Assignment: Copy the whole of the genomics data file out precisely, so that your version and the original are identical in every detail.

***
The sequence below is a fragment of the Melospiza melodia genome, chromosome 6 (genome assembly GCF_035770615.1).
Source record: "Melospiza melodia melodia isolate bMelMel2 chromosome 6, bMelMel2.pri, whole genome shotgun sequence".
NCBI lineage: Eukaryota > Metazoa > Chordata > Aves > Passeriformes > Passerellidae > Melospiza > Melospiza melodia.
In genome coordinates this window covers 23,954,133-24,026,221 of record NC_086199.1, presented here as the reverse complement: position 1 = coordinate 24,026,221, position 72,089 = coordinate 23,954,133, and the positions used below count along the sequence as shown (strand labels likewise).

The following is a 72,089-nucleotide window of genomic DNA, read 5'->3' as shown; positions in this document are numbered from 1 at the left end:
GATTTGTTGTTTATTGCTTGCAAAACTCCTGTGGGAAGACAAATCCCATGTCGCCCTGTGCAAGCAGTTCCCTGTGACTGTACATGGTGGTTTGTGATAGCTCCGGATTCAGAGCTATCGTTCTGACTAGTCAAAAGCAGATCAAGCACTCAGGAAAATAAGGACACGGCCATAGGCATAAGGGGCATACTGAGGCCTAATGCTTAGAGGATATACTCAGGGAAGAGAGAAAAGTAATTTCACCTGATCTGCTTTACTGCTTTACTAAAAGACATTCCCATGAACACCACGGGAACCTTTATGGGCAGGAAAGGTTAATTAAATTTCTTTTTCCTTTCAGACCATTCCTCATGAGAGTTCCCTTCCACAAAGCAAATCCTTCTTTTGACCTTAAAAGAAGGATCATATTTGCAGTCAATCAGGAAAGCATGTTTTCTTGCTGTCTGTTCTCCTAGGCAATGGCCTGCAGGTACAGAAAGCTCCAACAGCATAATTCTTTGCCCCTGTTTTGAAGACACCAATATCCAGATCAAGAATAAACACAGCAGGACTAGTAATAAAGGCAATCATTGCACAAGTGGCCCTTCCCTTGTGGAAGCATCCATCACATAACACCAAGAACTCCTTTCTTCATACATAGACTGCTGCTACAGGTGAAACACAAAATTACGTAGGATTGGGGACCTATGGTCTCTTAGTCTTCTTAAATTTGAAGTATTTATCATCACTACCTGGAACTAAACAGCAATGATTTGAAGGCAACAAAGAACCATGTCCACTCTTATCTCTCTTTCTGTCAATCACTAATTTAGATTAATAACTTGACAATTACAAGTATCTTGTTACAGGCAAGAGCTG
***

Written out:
The sequence below is a fragment of the Melospiza melodia genome, chromosome 6 (genome assembly GCF_035770615.1).
Source record: "Melospiza melodia melodia isolate bMelMel2 chromosome 6, bMelMel2.pri, whole genome shotgun sequence".
NCBI lineage: Eukaryota > Metazoa > Chordata > Aves > Passeriformes > Passerellidae > Melospiza > Melospiza melodia.
In genome coordinates this window covers 23,954,133-24,026,221 of record NC_086199.1, presented here as the reverse complement: position 1 = coordinate 24,026,221, position 72,089 = coordinate 23,954,133, and the positions used below count along the sequence as shown (strand labels likewise).

The following is a 72,089-nucleotide window of genomic DNA, read 5'->3' as shown; positions in this document are numbered from 1 at the left end:
GATTTGTTGTTTATTGCTTGCAAAACTCCTGTGGGAAGACAAATCCCATGTCGCCCTGTGCAAGCAGTTCCCTGTGACTGTACATGGTGGTTTGTGATAGCTCCGGATTCAGAGCTATCGTTCTGACTAGTCAAAAGCAGATCAAGCACTCAGGAAAATAAGGACACGGCCATAGGCATAAGGGGCATACTGAGGCCTAATGCTTAGAGGATATACTCAGGGAAGAGAGAAAAGTAATTTCACCTGATCTGCTTTACTGCTTTACTAAAAGACATTCCCATGAACACCACGGGAACCTTTATGGGCAGGAAAGGTTAATTAAATTTCTTTTTCCTTTCAGACCATTCCTCATGAGAGTTCCCTTCCACAAAGCAAATCCTTCTTTTGACCTTAAAAGAAGGATCATATTTGCAGTCAATCAGGAAAGCATGTTTTCTTGCTGTCTGTTCTCCTAGGCAATGGCCTGCAGGTACAGAAAGCTCCAACAGCATAATTCTTTGCCCCTGTTTTGAAGACACCAATATCCAGATCAAGAATAAACACAGCAGGACTAGTAATAAAGGCAATCATTGCACAAGTGGCCCTTCCCTTGTGGAAGCATCCATCACATAACACCAAGAACTCCTTTCTTCATACATAGACTGCTGCTACAGGTGAAACACAAAATTACGTAGGATTGGGGACCTATGGTCTCTTAGTCTTCTTAAATTTGAAGTATTTATCATCACTACCTGGAACTAAACAGCAATGATTTGAAGGCAACAAAGAACCATGTCCACTCTTATCTCTCTTTCTGTCAATCACTAATTTAGATTAATAACTTGACAATTACAAGTATCTTGTTACAGGCAAGAGCTG